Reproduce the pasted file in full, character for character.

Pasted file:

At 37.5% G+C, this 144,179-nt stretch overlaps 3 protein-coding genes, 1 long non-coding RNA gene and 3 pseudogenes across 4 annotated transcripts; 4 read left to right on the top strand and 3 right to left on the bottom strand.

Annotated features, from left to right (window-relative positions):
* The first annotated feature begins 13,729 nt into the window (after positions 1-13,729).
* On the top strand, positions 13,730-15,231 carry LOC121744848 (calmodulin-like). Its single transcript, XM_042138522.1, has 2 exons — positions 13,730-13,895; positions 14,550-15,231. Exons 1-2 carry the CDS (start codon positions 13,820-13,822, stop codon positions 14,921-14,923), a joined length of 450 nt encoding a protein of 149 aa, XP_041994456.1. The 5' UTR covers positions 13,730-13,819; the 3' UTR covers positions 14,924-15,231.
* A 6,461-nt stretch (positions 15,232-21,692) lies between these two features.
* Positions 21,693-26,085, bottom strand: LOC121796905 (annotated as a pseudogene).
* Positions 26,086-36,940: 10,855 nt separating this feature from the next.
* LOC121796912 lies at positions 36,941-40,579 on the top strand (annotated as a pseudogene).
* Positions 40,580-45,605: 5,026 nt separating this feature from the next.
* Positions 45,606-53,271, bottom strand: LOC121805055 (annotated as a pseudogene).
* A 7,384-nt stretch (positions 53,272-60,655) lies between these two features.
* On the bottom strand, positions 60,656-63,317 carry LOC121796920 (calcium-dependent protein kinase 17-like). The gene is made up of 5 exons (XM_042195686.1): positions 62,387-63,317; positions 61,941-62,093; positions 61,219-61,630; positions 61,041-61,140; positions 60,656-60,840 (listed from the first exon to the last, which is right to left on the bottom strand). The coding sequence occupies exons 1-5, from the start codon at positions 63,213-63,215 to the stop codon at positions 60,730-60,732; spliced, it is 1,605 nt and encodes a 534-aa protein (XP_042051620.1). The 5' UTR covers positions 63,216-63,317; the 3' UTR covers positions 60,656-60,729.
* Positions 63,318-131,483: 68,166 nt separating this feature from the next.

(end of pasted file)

At 37.5% G+C, this 144,179-nt stretch overlaps 3 protein-coding genes, 1 long non-coding RNA gene and 3 pseudogenes across 4 annotated transcripts; 4 read left to right on the top strand and 3 right to left on the bottom strand.

Annotated features, from left to right (window-relative positions):
* The first annotated feature begins 13,729 nt into the window (after positions 1-13,729).
* On the top strand, positions 13,730-15,231 carry LOC121744848 (calmodulin-like). Its single transcript, XM_042138522.1, has 2 exons — positions 13,730-13,895; positions 14,550-15,231. Exons 1-2 carry the CDS (start codon positions 13,820-13,822, stop codon positions 14,921-14,923), a joined length of 450 nt encoding a protein of 149 aa, XP_041994456.1. The 5' UTR covers positions 13,730-13,819; the 3' UTR covers positions 14,924-15,231.
* A 6,461-nt stretch (positions 15,232-21,692) lies between these two features.
* Positions 21,693-26,085, bottom strand: LOC121796905 (annotated as a pseudogene).
* Positions 26,086-36,940: 10,855 nt separating this feature from the next.
* LOC121796912 lies at positions 36,941-40,579 on the top strand (annotated as a pseudogene).
* Positions 40,580-45,605: 5,026 nt separating this feature from the next.
* Positions 45,606-53,271, bottom strand: LOC121805055 (annotated as a pseudogene).
* A 7,384-nt stretch (positions 53,272-60,655) lies between these two features.
* On the bottom strand, positions 60,656-63,317 carry LOC121796920 (calcium-dependent protein kinase 17-like). The gene is made up of 5 exons (XM_042195686.1): positions 62,387-63,317; positions 61,941-62,093; positions 61,219-61,630; positions 61,041-61,140; positions 60,656-60,840 (listed from the first exon to the last, which is right to left on the bottom strand). The coding sequence occupies exons 1-5, from the start codon at positions 63,213-63,215 to the stop codon at positions 60,730-60,732; spliced, it is 1,605 nt and encodes a 534-aa protein (XP_042051620.1). The 5' UTR covers positions 63,216-63,317; the 3' UTR covers positions 60,656-60,729.
* Positions 63,318-131,483: 68,166 nt separating this feature from the next.